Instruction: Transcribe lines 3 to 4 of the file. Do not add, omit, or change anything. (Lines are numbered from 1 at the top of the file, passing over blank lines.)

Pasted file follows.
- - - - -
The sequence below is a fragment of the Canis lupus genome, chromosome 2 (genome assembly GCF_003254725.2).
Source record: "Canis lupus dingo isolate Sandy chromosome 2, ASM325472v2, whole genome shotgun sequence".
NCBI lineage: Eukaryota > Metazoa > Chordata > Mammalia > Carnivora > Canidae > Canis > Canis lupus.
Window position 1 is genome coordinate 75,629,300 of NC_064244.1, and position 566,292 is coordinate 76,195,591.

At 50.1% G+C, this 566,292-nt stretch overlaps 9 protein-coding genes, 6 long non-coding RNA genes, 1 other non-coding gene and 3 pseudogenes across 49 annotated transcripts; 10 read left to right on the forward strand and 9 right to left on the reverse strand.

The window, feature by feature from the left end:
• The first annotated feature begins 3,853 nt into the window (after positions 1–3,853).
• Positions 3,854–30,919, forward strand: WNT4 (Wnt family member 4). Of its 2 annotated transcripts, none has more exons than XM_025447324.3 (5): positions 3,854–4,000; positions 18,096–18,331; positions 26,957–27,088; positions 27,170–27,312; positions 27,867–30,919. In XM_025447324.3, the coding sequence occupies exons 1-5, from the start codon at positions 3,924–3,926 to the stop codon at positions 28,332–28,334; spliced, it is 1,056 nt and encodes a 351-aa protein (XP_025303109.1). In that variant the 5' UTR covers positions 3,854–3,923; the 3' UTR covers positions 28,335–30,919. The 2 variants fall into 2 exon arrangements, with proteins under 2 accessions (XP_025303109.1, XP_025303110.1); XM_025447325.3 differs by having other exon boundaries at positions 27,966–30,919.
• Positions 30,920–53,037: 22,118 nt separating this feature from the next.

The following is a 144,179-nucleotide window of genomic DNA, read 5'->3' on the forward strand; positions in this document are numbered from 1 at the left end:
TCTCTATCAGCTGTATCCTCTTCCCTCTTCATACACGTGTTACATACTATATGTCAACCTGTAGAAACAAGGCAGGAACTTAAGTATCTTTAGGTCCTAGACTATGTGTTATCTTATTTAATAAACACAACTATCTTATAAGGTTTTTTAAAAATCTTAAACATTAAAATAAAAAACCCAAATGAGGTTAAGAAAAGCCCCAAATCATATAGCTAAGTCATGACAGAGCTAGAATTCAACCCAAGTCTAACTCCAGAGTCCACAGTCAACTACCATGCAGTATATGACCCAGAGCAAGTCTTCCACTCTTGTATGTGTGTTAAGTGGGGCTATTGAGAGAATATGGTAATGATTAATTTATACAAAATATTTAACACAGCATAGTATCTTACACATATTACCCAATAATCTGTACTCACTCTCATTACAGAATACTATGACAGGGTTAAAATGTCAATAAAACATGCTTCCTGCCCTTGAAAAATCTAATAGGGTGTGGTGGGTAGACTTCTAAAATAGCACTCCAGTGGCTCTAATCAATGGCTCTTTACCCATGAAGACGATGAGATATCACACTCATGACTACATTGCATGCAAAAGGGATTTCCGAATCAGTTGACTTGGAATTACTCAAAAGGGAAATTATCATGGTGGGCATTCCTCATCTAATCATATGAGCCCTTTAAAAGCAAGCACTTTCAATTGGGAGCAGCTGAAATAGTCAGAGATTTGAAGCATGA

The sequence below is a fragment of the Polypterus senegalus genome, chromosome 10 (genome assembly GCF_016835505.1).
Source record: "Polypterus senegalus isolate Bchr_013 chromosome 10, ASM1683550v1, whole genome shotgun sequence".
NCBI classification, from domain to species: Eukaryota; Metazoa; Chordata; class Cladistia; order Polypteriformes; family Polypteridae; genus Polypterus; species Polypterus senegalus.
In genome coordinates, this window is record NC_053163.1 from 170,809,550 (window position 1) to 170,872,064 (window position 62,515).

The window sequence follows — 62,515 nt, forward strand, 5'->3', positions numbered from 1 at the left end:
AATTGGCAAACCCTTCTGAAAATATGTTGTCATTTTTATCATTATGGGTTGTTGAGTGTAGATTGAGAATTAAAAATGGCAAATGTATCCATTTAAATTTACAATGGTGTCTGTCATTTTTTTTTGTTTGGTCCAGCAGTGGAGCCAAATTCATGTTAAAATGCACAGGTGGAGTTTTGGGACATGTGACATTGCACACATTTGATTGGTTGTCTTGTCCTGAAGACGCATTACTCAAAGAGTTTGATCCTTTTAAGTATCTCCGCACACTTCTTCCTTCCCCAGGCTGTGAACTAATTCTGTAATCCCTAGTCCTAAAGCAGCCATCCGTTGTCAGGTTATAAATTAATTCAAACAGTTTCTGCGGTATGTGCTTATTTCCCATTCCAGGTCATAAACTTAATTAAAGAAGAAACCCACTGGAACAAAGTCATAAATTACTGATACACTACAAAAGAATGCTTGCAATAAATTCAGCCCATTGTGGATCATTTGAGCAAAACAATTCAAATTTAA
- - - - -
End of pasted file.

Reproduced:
NCBI lineage: Eukaryota > Metazoa > Chordata > Mammalia > Carnivora > Canidae > Canis > Canis lupus.
Window position 1 is genome coordinate 75,629,300 of NC_064244.1, and position 566,292 is coordinate 76,195,591.